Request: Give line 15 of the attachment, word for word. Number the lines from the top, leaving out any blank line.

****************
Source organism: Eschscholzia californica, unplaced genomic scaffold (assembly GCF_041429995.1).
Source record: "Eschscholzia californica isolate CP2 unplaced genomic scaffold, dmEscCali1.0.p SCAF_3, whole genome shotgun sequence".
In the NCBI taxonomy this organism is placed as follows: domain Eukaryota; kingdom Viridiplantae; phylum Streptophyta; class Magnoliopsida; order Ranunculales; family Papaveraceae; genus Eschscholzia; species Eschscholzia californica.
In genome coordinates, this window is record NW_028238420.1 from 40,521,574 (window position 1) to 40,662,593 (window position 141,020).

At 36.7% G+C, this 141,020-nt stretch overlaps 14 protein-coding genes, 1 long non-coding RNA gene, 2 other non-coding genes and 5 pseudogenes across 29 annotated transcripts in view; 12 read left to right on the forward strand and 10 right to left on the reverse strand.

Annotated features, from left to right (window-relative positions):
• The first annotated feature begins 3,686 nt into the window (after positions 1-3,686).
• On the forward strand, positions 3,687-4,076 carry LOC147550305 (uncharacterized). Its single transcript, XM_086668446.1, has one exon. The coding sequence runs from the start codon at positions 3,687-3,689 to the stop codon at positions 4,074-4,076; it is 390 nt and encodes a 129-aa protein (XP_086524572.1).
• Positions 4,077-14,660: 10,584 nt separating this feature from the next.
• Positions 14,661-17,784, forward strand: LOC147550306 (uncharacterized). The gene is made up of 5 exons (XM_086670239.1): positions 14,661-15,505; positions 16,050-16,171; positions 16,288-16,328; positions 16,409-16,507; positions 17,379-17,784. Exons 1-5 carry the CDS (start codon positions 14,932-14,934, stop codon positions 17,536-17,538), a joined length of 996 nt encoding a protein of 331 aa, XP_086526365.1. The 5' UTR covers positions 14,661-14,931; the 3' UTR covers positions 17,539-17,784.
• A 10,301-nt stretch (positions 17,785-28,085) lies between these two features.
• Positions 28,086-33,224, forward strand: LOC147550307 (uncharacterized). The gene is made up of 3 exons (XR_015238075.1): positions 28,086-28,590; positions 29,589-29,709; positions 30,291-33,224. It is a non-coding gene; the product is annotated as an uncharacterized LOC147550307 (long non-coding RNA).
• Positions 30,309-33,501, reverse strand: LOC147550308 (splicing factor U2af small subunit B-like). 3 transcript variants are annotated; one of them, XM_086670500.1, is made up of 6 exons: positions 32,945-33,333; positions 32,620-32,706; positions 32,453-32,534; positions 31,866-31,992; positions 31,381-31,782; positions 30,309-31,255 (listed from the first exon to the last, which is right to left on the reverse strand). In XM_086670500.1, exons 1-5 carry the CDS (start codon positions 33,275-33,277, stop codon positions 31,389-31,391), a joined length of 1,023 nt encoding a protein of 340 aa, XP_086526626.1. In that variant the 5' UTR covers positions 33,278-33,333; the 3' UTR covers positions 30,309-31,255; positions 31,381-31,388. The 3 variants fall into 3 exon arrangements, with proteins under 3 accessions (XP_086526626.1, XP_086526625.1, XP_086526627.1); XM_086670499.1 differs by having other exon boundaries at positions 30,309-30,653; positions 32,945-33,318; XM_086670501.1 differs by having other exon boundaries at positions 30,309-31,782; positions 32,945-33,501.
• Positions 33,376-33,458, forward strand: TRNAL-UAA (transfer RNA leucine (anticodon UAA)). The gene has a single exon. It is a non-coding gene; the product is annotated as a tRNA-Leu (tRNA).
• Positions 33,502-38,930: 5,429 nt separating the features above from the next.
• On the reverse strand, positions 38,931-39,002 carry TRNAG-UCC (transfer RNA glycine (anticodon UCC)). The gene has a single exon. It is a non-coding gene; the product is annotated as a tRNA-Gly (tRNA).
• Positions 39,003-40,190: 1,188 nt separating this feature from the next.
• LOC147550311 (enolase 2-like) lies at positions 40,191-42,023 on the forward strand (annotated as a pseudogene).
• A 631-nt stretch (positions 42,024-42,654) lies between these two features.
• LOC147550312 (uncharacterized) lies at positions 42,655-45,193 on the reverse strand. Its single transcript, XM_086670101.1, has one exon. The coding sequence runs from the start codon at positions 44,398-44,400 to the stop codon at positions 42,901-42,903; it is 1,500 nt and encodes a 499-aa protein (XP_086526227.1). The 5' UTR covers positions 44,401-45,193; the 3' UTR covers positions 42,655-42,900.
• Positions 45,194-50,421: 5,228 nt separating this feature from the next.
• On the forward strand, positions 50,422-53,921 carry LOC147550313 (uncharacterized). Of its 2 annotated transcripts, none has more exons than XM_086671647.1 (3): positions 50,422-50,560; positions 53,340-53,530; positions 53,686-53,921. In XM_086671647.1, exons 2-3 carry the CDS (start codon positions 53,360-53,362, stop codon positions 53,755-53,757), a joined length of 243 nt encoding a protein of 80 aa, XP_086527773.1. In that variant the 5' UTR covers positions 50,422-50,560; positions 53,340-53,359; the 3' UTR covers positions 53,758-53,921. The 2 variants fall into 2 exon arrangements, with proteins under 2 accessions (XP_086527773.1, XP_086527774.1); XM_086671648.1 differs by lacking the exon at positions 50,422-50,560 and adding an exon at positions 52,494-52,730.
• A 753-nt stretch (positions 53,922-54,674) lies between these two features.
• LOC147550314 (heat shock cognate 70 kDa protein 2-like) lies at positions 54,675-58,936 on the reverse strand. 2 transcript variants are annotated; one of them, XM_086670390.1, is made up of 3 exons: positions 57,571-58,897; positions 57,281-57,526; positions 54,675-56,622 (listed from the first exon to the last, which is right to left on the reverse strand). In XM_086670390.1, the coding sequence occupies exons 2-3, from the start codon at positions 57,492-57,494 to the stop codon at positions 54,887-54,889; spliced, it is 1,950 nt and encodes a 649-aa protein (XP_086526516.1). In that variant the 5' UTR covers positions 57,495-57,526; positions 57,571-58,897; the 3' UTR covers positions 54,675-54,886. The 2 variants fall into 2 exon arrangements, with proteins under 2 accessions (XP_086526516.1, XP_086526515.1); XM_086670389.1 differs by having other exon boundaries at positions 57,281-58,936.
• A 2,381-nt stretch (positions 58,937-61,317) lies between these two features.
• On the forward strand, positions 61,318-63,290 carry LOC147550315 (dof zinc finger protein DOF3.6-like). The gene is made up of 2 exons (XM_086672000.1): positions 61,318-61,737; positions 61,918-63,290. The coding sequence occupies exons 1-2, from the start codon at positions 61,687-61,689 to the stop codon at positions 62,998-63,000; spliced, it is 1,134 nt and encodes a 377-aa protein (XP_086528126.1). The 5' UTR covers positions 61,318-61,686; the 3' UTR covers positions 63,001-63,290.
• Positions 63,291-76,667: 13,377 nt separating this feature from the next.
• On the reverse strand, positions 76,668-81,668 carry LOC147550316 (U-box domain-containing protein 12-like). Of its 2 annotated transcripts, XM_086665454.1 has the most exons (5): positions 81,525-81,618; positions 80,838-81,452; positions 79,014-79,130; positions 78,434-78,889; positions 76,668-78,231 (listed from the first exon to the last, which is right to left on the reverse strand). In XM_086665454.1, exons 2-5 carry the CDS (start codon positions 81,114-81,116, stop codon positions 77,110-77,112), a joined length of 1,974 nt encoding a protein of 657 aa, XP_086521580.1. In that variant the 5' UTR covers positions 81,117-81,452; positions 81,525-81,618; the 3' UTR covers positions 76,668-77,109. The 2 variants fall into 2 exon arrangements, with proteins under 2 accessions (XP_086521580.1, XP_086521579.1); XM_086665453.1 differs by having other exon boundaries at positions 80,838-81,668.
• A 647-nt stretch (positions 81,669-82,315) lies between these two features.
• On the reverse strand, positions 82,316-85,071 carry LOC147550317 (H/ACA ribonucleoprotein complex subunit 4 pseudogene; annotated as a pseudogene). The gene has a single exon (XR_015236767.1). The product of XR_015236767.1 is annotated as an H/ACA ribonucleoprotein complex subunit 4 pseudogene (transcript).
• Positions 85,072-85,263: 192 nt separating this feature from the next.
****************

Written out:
• Positions 33,502-38,930: 5,429 nt separating the features above from the next.